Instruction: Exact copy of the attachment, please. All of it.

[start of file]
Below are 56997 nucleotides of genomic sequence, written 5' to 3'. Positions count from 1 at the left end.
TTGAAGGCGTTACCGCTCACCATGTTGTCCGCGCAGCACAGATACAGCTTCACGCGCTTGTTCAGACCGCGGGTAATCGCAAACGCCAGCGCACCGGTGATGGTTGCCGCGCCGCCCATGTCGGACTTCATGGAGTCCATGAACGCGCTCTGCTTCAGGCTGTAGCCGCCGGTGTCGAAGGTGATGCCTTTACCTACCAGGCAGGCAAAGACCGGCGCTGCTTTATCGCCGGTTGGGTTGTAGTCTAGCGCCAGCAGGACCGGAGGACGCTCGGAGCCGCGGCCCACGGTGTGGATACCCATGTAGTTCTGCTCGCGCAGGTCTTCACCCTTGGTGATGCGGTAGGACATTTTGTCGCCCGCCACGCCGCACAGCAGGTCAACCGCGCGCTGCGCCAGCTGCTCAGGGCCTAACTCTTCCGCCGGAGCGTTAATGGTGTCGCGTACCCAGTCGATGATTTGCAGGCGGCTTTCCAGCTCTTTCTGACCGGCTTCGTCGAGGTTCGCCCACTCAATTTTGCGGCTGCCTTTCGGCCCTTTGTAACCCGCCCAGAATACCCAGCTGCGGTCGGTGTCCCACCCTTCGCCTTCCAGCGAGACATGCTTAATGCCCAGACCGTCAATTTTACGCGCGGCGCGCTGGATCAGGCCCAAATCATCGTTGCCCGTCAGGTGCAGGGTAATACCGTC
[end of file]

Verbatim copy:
Below are 56997 nucleotides of genomic sequence, written 5' to 3'. Positions count from 1 at the left end.
TTGAAGGCGTTACCGCTCACCATGTTGTCCGCGCAGCACAGATACAGCTTCACGCGCTTGTTCAGACCGCGGGTAATCGCAAACGCCAGCGCACCGGTGATGGTTGCCGCGCCGCCCATGTCGGACTTCATGGAGTCCATGAACGCGCTCTGCTTCAGGCTGTAGCCGCCGGTGTCGAAGGTGATGCCTTTACCTACCAGGCAGGCAAAGACCGGCGCTGCTTTATCGCCGGTTGGGTTGTAGTCTAGCGCCAGCAGGACCGGAGGACGCTCGGAGCCGCGGCCCACGGTGTGGATACCCATGTAGTTCTGCTCGCGCAGGTCTTCACCCTTGGTGATGCGGTAGGACATTTTGTCGCCCGCCACGCCGCACAGCAGGTCAACCGCGCGCTGCGCCAGCTGCTCAGGGCCTAACTCTTCCGCCGGAGCGTTAATGGTGTCGCGTACCCAGTCGATGATTTGCAGGCGGCTTTCCAGCTCTTTCTGACCGGCTTCGTCGAGGTTCGCCCACTCAATTTTGCGGCTGCCTTTCGGCCCTTTGTAACCCGCCCAGAATACCCAGCTGCGGTCGGTGTCCCACCCTTCGCCTTCCAGCGAGACATGCTTAATGCCCAGACCGTCAATTTTACGCGCGGCGCGCTGGATCAGGCCCAAATCATCGTTGCCCGTCAGGTGCAGGGTAATACCGTC